I bought all three books, as part of the Amazon Bundle offer. I have to say it's probably the wiseset impulse purchase I have ever made! The books really helped to gain a deeper understanding of JavaScript and to actually appreciate it for what it is, a very eloquent programming language - Once you get over all of its quirks. This is exactly where JavaScript: The Good Parts comes in!

In the Preface, Douglas Crockford describes what JavaScript: The Good Parts covers. He states,

My goal here is to help you learn to think in JavaScript. JavaScript: The Good Parts is not a book for beginners, is not a reference book, is not exhaustive about the language and its quirks, is not a book for dummies, and is dense.

What I learned from this book

JavaScript: The Good Parts deserves the praise heaped upon it; it is a great book and I cannot think of a JavaScript book that I've read that has done as much for my understanding of this unconventional language as JavaScript: The Good Parts.

Most programming based textbooks, generally always rave about the programming language or software framework as if its the best thing since sliced bread, I haven't read - up until JavaScript: The Good Parts - one that tells just how bad the language is, and what you can do and know about how to make it better! It is such a refreshing approach!

Crockford's writing makes it obvious that there are many aspects of JavaScript he likes and finds expressive, but that he also recognizes its downsides. His book is an attempt to teach how to mostly use only good parts of JavaScript and mostly avoid the use of the bad parts of JavaScript. In a way, this actually helps the reader to appreciate JavaScript's positives rather than mostly seeing its negatives.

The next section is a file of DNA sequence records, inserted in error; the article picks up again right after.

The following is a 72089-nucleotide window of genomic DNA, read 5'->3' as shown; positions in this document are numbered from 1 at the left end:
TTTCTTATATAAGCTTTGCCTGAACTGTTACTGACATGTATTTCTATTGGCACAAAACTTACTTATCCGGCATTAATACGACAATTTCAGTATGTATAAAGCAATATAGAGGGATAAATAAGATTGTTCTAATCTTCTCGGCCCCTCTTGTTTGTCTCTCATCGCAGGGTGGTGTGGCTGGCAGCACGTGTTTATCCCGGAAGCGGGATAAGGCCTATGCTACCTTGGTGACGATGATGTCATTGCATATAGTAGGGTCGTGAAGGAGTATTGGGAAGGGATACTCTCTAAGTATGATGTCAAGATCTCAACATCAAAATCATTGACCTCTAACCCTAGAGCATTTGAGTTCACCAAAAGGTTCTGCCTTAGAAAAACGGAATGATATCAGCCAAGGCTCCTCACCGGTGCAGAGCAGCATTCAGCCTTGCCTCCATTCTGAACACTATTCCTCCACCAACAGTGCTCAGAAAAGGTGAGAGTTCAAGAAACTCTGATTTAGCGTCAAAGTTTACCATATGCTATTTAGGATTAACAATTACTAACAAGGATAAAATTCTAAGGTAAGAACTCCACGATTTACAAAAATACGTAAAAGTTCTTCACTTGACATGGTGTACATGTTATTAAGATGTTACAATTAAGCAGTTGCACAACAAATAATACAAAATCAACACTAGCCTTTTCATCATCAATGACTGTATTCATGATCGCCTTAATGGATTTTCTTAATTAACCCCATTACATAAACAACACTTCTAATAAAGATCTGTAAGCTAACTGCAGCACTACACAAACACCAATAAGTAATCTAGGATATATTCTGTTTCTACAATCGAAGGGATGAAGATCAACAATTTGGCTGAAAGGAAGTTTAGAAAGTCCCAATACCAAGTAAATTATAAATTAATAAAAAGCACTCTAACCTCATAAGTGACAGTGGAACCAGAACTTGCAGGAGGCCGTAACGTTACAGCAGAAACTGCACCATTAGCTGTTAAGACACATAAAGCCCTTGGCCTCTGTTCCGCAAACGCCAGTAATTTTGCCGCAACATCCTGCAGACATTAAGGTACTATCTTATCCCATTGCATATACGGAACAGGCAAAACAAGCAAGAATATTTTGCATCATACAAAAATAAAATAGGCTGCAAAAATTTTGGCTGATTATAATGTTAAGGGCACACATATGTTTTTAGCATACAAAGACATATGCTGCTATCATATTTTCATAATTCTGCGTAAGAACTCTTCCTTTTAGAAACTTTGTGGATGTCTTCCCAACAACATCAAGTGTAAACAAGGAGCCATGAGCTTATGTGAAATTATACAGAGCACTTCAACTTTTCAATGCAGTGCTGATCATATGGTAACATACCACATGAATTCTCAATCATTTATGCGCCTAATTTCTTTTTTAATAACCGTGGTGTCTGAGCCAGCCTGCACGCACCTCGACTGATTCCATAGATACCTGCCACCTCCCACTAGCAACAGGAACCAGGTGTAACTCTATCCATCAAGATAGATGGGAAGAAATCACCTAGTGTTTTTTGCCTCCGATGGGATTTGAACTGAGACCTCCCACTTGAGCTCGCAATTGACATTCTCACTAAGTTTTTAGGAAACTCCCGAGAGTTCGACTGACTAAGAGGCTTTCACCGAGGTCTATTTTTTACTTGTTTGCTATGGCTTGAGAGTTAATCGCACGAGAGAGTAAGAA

JavaScript: The Good Parts is an easy read and generally approachable book. The tone and language of the book is clear and well-written. The conciseness is impressive, especially considering that some of the book's most important points are made multiple times in different contexts and the entire book has fewer than 150 main pages.

Chapter 4 on functions. May need to be re-read a couple of times - I know I did - but it is also the chapter that bring the most insight when understood.

One reason that JavaScript: The Good Parts can be as concise as it is has to do with it providing so little introduction. Those who have never coded before or have no JavaScript coding experience will likely be better off reading a more introductory book or online resource first.

JavaScript has some extradordinarily good parts. In JavaScript, there is a beautiful, elegant, highly expressive language that is buried under a steaming pile of of good intentions and blunders.

Douglas Crockford

Who should read this book

is a relatively rare technical books. It helps the reader to understand how to use the best parts of JavaScript and avoid or reduce exposure to the bad parts of JavaScript.

In the process of doing this, it does help the reader to do exactly what the author is trying to accomplish: to think in JavaScript. JavaScript: The Good Parts condenses significant low-level details and important high-level language design discussion into fewer than 150 pages.

Gary Woodfine